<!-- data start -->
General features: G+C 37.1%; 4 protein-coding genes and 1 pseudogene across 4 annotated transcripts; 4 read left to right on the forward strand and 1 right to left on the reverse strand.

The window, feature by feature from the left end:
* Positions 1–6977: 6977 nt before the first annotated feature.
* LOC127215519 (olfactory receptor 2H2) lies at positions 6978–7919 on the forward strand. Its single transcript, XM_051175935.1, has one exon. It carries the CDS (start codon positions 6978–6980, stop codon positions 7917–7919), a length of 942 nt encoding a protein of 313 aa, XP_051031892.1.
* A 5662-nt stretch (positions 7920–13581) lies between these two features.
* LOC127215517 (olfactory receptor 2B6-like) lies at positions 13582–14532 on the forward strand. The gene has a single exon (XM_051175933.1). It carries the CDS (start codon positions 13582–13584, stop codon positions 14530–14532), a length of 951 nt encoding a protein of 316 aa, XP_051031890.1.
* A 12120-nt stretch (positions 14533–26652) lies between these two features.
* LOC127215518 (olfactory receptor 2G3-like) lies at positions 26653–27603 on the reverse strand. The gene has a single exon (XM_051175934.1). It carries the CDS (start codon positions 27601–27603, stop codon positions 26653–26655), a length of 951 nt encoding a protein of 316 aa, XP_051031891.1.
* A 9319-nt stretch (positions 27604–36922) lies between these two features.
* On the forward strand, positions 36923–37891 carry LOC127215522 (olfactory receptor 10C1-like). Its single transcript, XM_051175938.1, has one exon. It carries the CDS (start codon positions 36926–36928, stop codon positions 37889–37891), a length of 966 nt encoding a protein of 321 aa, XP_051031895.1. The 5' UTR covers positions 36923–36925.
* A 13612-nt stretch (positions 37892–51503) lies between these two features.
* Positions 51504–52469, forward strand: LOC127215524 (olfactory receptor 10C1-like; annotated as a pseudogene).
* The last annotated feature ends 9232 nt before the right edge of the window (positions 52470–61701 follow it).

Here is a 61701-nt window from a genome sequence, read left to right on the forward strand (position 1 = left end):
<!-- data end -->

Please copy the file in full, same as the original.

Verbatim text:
General features: G+C 37.1%; 4 protein-coding genes and 1 pseudogene across 4 annotated transcripts; 4 read left to right on the forward strand and 1 right to left on the reverse strand.

The window, feature by feature from the left end:
* Positions 1–6977: 6977 nt before the first annotated feature.
* LOC127215519 (olfactory receptor 2H2) lies at positions 6978–7919 on the forward strand. Its single transcript, XM_051175935.1, has one exon. It carries the CDS (start codon positions 6978–6980, stop codon positions 7917–7919), a length of 942 nt encoding a protein of 313 aa, XP_051031892.1.
* A 5662-nt stretch (positions 7920–13581) lies between these two features.
* LOC127215517 (olfactory receptor 2B6-like) lies at positions 13582–14532 on the forward strand. The gene has a single exon (XM_051175933.1). It carries the CDS (start codon positions 13582–13584, stop codon positions 14530–14532), a length of 951 nt encoding a protein of 316 aa, XP_051031890.1.
* A 12120-nt stretch (positions 14533–26652) lies between these two features.
* LOC127215518 (olfactory receptor 2G3-like) lies at positions 26653–27603 on the reverse strand. The gene has a single exon (XM_051175934.1). It carries the CDS (start codon positions 27601–27603, stop codon positions 26653–26655), a length of 951 nt encoding a protein of 316 aa, XP_051031891.1.
* A 9319-nt stretch (positions 27604–36922) lies between these two features.
* On the forward strand, positions 36923–37891 carry LOC127215522 (olfactory receptor 10C1-like). Its single transcript, XM_051175938.1, has one exon. It carries the CDS (start codon positions 36926–36928, stop codon positions 37889–37891), a length of 966 nt encoding a protein of 321 aa, XP_051031895.1. The 5' UTR covers positions 36923–36925.
* A 13612-nt stretch (positions 37892–51503) lies between these two features.
* Positions 51504–52469, forward strand: LOC127215524 (olfactory receptor 10C1-like; annotated as a pseudogene).
* The last annotated feature ends 9232 nt before the right edge of the window (positions 52470–61701 follow it).

Here is a 61701-nt window from a genome sequence, read left to right on the forward strand (position 1 = left end):